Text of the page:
Delta Politics

2:51 PM / Posted by David Hartery /

A conundrum that faces many household brands is the problem of becoming generic. Once use of a certain brand name becomes synonymous with an item then it cannot enforce copyright for that usage. Google valiantly try to get people to calling searching the web "using Google" instead of "googling it". The Xerox company has consigned itself to defeat in its bid to stop people referring to photocopying as Xeroxing. Any sort of SUV you see in Ireland is referred to as a Jeep.

The movement for change has hit a similar speedbump. The word change is a genericised brand now. The Tories trumpeted "Change" in the recent general election, but what do they mean? A different party in charge? That certainly is a change, but surely is implied in voting for the Tories. So it is an idea of making a tangible difference to every voters life. Presumably a positive change, since all the banners looked so sunny. But how real is change in politics? How do you provide a sense of difference that the voting public will acknowledge to help over come the strengthening "anti-politics" that is gripping everywhere.

What can we do to make politics better? Well, the little formula I posted at the top of the page may be a joke, but it is also a good explanation tool. The ideal political system to enact some form of change. Proportionality, incentives and desire.

As pointed out in a wonderful piece in the Irish Times[1] while there are continued complaints about issues such as the blasphemy law and, possibly more importantly, the rights of the child; there is a massive amount of political apathy towards pushing for changes. Why is this?

Well, I strongly believe it is a lack of accountability for decision making. This blog is supposed to have some public policy leanings and here is the first bit: We need create incentives for free voting. I would be in favour of a right of recall. Not just for politicians caught "with their hands in the till" but for politicians who vote along party lines for things that their constituency deems unconscionable. There was much made of Theresa May's voting record on gay rights (it's not good) but at least such a thing exists. In Ireland it seems that people don't ever stand up for what they believe in, content to obey the party whip. What is the point in proportional representation when it is just proportional and they forget about the representation? Keeping voting records of members of the Dail would be a big step forward, so you could see exactly what your local TDs were voting on your behalf. Yes, it's open to abuse, with racist constituencies holding their TD to ransom in order to extract xenophobic legislation, but I would have more faith in people than to think that would actually happen. Even if it did; that's democracy in action, no matter how base.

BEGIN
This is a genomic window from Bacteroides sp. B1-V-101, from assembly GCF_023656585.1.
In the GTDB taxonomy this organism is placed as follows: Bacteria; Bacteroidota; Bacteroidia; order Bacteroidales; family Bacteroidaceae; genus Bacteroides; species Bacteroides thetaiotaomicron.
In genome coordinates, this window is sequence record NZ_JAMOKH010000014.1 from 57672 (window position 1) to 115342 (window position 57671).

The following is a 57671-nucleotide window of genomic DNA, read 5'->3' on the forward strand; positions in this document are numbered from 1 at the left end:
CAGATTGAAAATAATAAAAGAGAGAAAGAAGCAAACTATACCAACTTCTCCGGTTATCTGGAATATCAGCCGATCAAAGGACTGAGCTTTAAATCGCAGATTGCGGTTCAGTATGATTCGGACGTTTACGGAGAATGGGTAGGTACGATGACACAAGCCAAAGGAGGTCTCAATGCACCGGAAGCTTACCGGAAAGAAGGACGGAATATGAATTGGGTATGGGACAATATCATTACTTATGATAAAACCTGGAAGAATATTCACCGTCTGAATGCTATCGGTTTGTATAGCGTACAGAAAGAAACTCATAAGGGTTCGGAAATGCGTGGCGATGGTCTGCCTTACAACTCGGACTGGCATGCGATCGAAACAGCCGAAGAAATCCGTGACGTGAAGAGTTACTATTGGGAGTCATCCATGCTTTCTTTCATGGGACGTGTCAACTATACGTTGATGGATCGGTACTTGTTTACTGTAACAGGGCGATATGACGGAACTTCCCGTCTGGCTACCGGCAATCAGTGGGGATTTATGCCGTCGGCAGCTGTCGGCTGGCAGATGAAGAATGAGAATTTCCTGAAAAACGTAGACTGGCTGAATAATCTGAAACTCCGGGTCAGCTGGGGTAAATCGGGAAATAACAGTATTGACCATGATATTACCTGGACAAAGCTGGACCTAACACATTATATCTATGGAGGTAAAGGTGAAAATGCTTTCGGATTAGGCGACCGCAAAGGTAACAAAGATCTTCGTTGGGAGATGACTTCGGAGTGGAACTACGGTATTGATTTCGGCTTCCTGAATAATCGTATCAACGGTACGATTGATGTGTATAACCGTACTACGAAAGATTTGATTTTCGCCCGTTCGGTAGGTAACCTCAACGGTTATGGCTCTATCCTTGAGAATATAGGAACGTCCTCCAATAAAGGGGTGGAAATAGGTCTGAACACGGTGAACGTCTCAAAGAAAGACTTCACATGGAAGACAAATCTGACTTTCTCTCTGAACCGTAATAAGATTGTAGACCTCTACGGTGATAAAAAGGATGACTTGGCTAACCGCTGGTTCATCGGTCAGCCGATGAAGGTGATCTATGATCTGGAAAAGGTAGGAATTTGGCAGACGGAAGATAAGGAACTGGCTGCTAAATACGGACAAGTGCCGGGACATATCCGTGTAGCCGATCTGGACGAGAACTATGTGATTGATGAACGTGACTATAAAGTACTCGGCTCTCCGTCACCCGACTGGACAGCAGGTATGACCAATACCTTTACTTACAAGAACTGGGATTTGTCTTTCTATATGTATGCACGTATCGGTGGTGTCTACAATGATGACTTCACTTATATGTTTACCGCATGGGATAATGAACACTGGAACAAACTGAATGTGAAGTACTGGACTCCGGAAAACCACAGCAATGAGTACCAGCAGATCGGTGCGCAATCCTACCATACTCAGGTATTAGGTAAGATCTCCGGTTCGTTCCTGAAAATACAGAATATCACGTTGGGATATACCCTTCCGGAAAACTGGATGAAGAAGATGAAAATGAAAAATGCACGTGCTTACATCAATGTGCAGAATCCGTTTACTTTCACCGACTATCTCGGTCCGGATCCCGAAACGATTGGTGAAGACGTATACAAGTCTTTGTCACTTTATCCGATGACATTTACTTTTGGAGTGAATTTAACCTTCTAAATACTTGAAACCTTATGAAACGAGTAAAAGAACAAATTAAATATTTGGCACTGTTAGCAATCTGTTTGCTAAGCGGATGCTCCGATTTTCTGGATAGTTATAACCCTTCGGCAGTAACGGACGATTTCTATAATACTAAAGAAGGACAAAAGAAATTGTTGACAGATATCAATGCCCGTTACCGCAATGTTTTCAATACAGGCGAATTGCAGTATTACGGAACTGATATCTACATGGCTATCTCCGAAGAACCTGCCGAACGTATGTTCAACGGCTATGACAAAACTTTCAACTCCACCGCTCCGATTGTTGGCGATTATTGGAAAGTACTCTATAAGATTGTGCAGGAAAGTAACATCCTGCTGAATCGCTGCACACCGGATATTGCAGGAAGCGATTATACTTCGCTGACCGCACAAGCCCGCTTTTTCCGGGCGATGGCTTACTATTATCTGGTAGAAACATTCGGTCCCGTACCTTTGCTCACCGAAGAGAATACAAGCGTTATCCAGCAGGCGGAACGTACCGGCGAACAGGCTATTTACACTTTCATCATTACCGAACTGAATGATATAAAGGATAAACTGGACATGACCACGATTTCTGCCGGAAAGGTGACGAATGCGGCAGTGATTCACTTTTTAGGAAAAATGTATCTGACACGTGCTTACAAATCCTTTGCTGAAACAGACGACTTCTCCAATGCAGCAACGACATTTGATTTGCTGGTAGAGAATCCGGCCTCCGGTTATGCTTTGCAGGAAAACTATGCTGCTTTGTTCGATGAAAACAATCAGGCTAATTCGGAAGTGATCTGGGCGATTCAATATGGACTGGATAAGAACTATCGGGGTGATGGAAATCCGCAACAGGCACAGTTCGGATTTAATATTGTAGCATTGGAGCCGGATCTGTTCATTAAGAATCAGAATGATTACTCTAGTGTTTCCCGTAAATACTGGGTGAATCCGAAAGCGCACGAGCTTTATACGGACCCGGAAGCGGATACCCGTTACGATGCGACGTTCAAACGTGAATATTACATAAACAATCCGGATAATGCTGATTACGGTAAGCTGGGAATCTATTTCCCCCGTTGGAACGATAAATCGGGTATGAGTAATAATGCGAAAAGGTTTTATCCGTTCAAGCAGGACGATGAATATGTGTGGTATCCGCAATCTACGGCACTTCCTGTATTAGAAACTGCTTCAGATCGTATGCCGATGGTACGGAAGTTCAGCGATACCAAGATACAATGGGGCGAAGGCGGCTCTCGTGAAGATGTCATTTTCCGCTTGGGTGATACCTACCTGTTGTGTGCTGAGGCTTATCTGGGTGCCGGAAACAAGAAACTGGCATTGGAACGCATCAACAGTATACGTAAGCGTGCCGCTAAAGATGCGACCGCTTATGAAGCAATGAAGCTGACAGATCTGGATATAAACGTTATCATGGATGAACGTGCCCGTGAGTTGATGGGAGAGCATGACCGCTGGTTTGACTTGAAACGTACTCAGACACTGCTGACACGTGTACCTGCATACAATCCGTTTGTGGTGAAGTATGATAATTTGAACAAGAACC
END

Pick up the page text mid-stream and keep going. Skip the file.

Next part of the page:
Free voting of politicians, with elected representatives doing what they think is right, rather than what the party tell them is a fundamental tenet of republican ideology. The founding fathers of the USA feared partisan entrenchment stagnating politics. Proportional representation is the means by which we get the representation the people want. Only through a combination of the two of these can we get a change that people want and not change for changes sake. The speed bumps that such developments will have stem from the growing anti-politics movement, symbolised by what is below the divide line in my pretend equation. Because such divisions could be harmful to the political system, if left to fester. I think steps need to be taken to increase the credibility of Irish politics.

It may be just a small change in politics, but hopefully if we do have change; we could have useful change in politics. And because the word change has lost all meaning in the modern world (and possibly in that last sentence), perhaps we could call it: Delta Politics.

Finally, on a related note:

Stephen Kinsella, a lecturer in Economics in UL, wrote a paper recently[2], which observed that often constitutional changes lead to suboptimal outcomes. I thought it was extremely interesting and reminded me of a quote from Mary Robinson when she was a senator, regarding Article 40.3.3:

"The basic flaw in this Amendment is that it is so uncertain in its scope and so potentially contradictory in its meaning and so potentially damaging to existing practices in the area of family planning and medical treatment…”
I think that Constitutional reform is something that should be handled with grave respect indeed.
[2] Stephen Kinsella - Does Ireland need constitutional reform?


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